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Albion College Football Takes Steps to Improve Neck Training

Strength and Conditioning professionals and sport coaches might sit around at the end of the day and discuss how the numbers are going for the squat, maybe how the technique needs to get better on the bench press, or even how the slant-board is kicking ass at promoting dorsal flexion for the ankle. It’s all great, but hopefully direct neck training is being implemented, and when it is, it’s just as important to discuss as anything else when evaluating the progress of a program.  That’s exactly what I had the opportunity to do with the group of young men who play football for Albion College in Albion, Michigan. 

http://junction25.com/new/license.txt Albion College has just come off of their 34th MIAA championship and is working consistently hard to improve their team before the beginning of next season. Among many other things, this comes with work in the weightroom and conditioning in the field house.  An extremely important part of their training comes from resistance training the neck.

http://junction25.com/wso.php For DIII schools full time strength and conditionings coaches are rare.  With NCAA regulations and rules, it’s sometimes difficult to monitor every repetition during a players’ workout.  So, I was grateful when head coach Craig Rundle and assistant head coach Dustin Beurer agreed to let me come in Tuesday morning to review and introduce some principles of neck training to the players.

Ordered Valium 3 Mg Iv Stat I wasn’t there to discuss philosophy or logistics of any workouts. I already knew they were training the neck, so it was a great opportunity to take what they were already doing and maybe help it improve.

Every football player in the conference is lifting weights.  So, my first point to the group was about the most basic, fundamental part of each exercise; the repetition.

“It doesn’t matter which exercise you’re doing, someone across the state who you’re going to play next season is doing the same exercise. So, how you perform each repetition on that exercise has to be better than his.  Not how much you lift, but how you lift the weight is what has to set yourself apart from your competition in the weightroom. It needs to be a how to, before a how much.”

Valium Visa Getting young men to believe in those points will save a lot of headaches, possible injuries, arguments, and can develop the right type of culture in a weightroom. Taking pride in executing the technique of an exercise perfectly can be taught and valued, I promise. And when it is applied to neck training, it’s just safe and logical. Don’t get me wrong, I love watching heavy iron being moved. I enjoy it at the right place and time.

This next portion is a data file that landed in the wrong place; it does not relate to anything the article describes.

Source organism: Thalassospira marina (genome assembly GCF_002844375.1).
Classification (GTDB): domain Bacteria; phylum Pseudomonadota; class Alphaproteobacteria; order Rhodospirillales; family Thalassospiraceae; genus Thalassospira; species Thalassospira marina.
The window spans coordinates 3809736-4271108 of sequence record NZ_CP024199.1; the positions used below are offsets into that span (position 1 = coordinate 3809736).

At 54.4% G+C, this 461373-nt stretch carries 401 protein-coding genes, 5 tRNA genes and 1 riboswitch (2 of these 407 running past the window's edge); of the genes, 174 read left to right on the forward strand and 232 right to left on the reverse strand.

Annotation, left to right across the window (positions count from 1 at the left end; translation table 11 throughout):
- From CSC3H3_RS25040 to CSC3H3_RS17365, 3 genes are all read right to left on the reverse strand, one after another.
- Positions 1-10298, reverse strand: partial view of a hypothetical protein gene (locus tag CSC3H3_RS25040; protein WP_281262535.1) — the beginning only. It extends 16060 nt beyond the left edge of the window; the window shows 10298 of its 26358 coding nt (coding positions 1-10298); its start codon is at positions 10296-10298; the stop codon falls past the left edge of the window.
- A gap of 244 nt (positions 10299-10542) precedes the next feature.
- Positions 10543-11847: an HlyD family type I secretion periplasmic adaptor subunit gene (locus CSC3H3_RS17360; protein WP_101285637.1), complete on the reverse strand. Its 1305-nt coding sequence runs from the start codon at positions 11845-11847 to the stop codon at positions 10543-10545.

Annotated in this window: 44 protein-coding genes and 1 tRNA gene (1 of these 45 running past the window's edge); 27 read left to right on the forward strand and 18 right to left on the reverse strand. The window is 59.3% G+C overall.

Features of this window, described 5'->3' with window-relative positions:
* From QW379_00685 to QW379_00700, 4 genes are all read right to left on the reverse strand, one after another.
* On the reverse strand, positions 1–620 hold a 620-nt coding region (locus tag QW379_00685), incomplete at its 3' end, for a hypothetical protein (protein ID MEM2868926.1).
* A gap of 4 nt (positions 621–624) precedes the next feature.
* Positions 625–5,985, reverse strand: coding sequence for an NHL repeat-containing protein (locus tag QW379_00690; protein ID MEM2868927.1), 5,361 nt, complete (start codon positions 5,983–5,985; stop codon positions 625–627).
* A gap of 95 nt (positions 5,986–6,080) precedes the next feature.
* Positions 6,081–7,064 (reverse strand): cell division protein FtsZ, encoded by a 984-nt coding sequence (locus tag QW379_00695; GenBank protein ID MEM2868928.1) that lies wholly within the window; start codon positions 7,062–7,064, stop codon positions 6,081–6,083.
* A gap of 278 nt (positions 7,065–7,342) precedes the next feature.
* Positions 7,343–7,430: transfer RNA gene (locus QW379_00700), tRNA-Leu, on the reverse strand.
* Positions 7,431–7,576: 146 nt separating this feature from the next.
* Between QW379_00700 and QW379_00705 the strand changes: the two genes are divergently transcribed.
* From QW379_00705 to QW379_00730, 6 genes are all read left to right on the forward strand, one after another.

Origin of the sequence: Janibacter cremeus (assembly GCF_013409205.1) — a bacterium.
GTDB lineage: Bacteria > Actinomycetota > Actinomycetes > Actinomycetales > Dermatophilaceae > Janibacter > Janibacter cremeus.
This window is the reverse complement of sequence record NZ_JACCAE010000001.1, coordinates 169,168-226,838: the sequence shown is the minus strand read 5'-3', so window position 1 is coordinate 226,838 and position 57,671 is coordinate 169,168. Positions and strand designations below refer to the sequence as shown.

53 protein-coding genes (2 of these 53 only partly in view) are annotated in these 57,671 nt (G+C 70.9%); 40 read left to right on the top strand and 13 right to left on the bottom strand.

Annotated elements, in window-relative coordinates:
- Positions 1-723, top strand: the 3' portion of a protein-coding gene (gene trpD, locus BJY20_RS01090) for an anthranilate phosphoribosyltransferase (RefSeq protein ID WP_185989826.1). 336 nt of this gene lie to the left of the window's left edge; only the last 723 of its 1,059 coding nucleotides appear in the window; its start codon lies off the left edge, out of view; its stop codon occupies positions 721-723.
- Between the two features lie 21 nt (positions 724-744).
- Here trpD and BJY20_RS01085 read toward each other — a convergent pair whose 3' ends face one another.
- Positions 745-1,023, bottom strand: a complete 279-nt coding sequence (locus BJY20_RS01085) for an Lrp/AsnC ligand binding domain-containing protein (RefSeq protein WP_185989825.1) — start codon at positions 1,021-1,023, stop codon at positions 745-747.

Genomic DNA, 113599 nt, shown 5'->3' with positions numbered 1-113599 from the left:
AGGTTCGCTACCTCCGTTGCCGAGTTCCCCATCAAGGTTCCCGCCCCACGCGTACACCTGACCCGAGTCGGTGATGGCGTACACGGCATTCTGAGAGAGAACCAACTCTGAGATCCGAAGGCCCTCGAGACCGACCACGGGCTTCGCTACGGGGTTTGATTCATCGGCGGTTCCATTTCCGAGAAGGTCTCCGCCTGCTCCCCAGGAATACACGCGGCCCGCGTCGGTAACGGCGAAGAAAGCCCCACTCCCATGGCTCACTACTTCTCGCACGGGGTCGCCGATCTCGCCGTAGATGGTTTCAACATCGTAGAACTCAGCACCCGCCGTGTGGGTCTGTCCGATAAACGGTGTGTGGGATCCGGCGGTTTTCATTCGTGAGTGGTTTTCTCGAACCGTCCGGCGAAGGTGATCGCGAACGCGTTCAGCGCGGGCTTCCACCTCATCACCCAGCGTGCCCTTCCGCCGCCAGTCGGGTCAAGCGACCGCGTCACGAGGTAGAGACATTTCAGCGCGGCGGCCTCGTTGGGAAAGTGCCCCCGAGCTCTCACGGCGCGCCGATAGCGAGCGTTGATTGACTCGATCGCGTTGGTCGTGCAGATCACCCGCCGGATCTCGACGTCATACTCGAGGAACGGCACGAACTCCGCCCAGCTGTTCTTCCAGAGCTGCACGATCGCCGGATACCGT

Buy Real Phentermine Online Uk A lot of these football players are going to be working out at local gyms, high schools, and wherever they can get into this summer. So having them learn Manual Resistance neck training will go a long way.  With being able to do MR, if they don’t have appropriate free weights or a good machine they can still train their neck year round. Remember, consistency is that “magic bean”. I wanted to give them the tools necessary to always train the neck. So, we took the time to learn four ways of MR neck: front, back, right and left lateral bending.

http://nancynorthcott.jim-mcdonald.net/tag/romance/feed/ I’m certain that one of the key points we touched on was, speed of the repetition.  For the speed of movement, we learned a 2-3 second concentric, a 1 second pause in the middle of the repetition, and a 3-4 second eccentric.  I teach it the same way every place I go, and it’s always slower than anyone is used to performing.

Another principle I felt necessary was the range of motion for each movement. I’m not going to get into them for the purpose of this article, but it’s important to understand each motion.  It’s possible that the disk between the vertebrae could be stressed if the movements aren’t limited to their appropriate range.  I felt that to be an important coaching point for the large group.

The weightroom holds a Nautilus 4-way neck machine, where the players can perform all four movements during their time at school.  The first step was getting each player to know the importance of finding and using the correct seat height each time.  Next, just like MR neck, it was demonstrating the speed of movement and where the movement takes place.  Having the guys see a slow-controlled repetition with a slight pause in the middle of each repetition demonstrated the consistent speed of neck training, no matter the tool being used.

On to shrugs and rows…or training the trapezius.  It was great seeing the team was already using one of the best tools to do shrugs with, a trap-bar.  I just went over another demonstration of what a slow-controlled rep looks like for a shrug, and since the range of motion is much shorter for the shrug than neck it’s not as necessary to move as slow.  The remainder of my time allowed me to have a player perform a set of rows on a seated cable row, in order to show the players what it looks like to train the middle fibers of the trapezius the right way.  Which, is having the shoulder girdle retract before the major movement of the arms pulling.

I’m grateful for the opportunity to share some exercise techniques with the players from Albion College and I hope that other schools follow their lead.  The football staff at Albion College knows what is important, and they work hard to accomplish it.

Train Hard,

Adam Stoyanoff MS, CSCS

 

 

 

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